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Miscellaneous Provisions — Combat Zone Service

Last updated May 22, 2007

Q-32: My daughter is a member of the U.S. Armed Forces and served in a combat zone in 2005. She made calls to me here in the United States. Were those calls exempt from the federal excise tax on toll telephone service?

A-32: Yes. Telephone calls that originated within a combat zone and that were made by members of the U.S. Armed Forces serving were exempt from the federal excise tax on toll telephone service, provided a properly executed certificate of exemption was furnished to the telephone service provider receiving payment for the call.

If you did not have a certificate of exemption, your daughter can request a refund on an amended 2006 federal income tax return. There is a line for claiming the telephone excise tax refund.

In May 2006, the IRS announced that it would no longer collect the federal excise tax on toll telephone service or bundled service. Further, the IRS announced that it would refund the federal excise tax paid on toll telephone service or bundled service to taxpayers who requested the refund on their 2006 income tax return. More information on the telephone excise tax refund is available. 

Q-33: How will my military pay for active service in the U.S. Armed Forces in a combat zone appear on my Form W-2, Wage and Tax Statement?

A-33: Military pay attributable to your active service in the combat zone that is excluded from gross income will not appear on your Form W-2 in the box marked "Wages, tips, other compensation." However, military pay for such service is subject to social security and medicare taxes and will appear on your Form W-2 in the boxes marked "Social security wages" and "Medicare wages and tips." If you believe you are entitled to the military pay exclusion, but it is not reflected on your W-2, ask your service branch to issue a corrected Form W-2.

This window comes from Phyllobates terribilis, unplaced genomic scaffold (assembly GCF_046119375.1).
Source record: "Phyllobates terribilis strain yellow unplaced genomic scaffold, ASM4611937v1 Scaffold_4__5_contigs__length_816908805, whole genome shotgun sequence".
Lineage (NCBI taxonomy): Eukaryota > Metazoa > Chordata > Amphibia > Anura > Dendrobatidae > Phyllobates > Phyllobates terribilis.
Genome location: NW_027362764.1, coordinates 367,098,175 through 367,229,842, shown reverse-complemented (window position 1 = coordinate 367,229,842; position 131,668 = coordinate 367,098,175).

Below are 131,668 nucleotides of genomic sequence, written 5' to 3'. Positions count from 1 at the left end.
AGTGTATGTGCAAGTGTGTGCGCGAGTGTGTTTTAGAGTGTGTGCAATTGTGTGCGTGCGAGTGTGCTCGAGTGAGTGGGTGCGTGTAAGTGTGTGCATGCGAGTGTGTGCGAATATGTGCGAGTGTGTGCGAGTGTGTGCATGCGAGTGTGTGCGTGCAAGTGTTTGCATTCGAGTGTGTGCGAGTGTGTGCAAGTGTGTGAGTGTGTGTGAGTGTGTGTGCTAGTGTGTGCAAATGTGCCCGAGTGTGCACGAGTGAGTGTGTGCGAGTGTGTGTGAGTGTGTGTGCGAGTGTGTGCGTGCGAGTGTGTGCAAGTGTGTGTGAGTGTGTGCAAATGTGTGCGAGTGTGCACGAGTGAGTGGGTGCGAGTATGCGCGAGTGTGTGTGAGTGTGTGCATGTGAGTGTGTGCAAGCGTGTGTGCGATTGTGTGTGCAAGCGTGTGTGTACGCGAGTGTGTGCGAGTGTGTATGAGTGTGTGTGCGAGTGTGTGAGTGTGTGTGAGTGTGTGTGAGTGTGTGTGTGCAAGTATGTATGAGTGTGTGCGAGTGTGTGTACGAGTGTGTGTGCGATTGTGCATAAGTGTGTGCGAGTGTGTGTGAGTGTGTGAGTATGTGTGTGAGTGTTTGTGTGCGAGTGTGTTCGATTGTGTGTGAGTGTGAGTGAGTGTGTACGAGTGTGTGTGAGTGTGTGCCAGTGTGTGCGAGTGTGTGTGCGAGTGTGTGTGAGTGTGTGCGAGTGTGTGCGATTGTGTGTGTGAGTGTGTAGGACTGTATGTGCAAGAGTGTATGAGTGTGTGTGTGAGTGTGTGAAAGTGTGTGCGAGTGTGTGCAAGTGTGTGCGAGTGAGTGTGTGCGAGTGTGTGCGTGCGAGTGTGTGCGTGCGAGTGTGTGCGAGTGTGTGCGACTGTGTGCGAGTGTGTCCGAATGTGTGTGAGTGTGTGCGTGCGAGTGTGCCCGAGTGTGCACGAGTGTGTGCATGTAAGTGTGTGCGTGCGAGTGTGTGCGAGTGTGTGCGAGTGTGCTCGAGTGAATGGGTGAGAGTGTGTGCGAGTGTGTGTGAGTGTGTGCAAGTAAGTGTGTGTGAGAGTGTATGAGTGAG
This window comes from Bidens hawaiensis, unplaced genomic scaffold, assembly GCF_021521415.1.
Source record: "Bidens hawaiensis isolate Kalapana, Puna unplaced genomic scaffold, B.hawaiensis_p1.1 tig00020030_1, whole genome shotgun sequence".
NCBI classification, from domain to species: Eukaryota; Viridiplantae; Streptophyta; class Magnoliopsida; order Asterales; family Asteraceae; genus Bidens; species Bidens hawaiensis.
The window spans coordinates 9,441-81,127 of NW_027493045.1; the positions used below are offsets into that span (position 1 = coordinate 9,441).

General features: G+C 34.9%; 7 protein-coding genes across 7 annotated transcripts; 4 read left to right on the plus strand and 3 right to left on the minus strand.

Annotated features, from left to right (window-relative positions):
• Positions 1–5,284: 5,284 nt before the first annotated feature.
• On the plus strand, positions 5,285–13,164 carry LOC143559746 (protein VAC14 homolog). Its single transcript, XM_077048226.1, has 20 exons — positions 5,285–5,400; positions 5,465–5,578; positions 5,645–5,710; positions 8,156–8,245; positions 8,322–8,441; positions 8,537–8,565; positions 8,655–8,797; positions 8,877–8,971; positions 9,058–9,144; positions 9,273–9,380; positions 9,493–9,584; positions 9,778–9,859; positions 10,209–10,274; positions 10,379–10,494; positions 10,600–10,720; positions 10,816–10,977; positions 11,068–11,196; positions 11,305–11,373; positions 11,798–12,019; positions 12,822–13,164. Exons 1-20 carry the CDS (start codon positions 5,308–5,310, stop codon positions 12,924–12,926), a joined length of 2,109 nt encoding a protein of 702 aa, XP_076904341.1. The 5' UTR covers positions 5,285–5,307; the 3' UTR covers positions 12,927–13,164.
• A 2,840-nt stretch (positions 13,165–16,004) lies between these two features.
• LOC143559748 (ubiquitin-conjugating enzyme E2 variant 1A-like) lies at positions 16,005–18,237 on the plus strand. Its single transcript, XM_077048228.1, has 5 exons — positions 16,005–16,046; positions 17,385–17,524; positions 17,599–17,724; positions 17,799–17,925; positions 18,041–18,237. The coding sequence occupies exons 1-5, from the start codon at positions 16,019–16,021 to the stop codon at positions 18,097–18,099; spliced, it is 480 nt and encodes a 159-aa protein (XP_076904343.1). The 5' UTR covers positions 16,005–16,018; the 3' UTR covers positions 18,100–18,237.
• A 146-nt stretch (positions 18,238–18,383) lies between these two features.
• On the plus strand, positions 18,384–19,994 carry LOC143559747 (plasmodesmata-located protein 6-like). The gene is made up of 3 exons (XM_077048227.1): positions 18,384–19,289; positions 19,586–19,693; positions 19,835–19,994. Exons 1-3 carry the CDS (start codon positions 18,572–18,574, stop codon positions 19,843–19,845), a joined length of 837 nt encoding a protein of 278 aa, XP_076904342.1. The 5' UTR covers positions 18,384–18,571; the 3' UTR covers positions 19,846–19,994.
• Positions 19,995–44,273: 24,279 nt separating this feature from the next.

Q-34: I am serving in a combat zone, and all of my pay for the year is tax-free. Can I put money into an IRA?

A-34: Yes. A recent law change makes it possible for members of the military to count tax-free combat pay when figuring how much they can contribute to a Roth or traditional IRA. Before this change, members of the military whose earnings came from tax-free combat pay were often barred from putting money into an IRA, because taxpayers usually must have taxable earned income.

The IRA contribution limit for 2006 is $4,000 for those under age 50 and $5,000 for those 50 and over.

Taxpayers choosing to put money into a Roth IRA don’t need to report these contributions on their individual tax return. Roth contributions are not deductible, but distributions, usually after retirement, are normally tax-free. Income limits and other special rules apply.

On the other hand, contributions to a traditional IRA are often, though not always, deductible, and distributions are generally taxable. Deductible or not, contributions to a traditional IRA must be reported on the return for the year made. Deductible contributions are claimed on Form 1040, 1040A or 1040NR. Nondeductible contributions are reported on Form 8606, which is normally attached to one of these individual return Forms.

For more information about Roth and traditional IRAs, see Publication 590, Individual Retirement Arrangements.

Q-35: I have been serving in a combat zone, and all of my earnings have been tax-free. Can I go back and put money into an IRA for any earlier years?

A-35: Yes. Under a special rule, members of the military who received tax-free combat pay in 2004 and 2005 can go back and make IRA contributions for those years. Eligible military members will have extra time, until May 28, 2009, to make these special back-year contributions.

For those under the age of 50, the IRA contribution limit was $3,000 for 2004 and $4,000 for 2005. For those 50 and over, the limit was $3,500 for 2004 and $4,500 for 2005.

If a return has already been filed for a particular year, contributions should be reported on an amended return, Form 1040X. Depending upon the circumstances, military personnel who choose to put money into a traditional IRA for 2004 or 2005 may qualify for additional tax refunds.

For more details on tax issues related to military service, see Publication 3, Armed Forces' Tax Guide.

Page Last Reviewed or Updated: 17-Apr-2014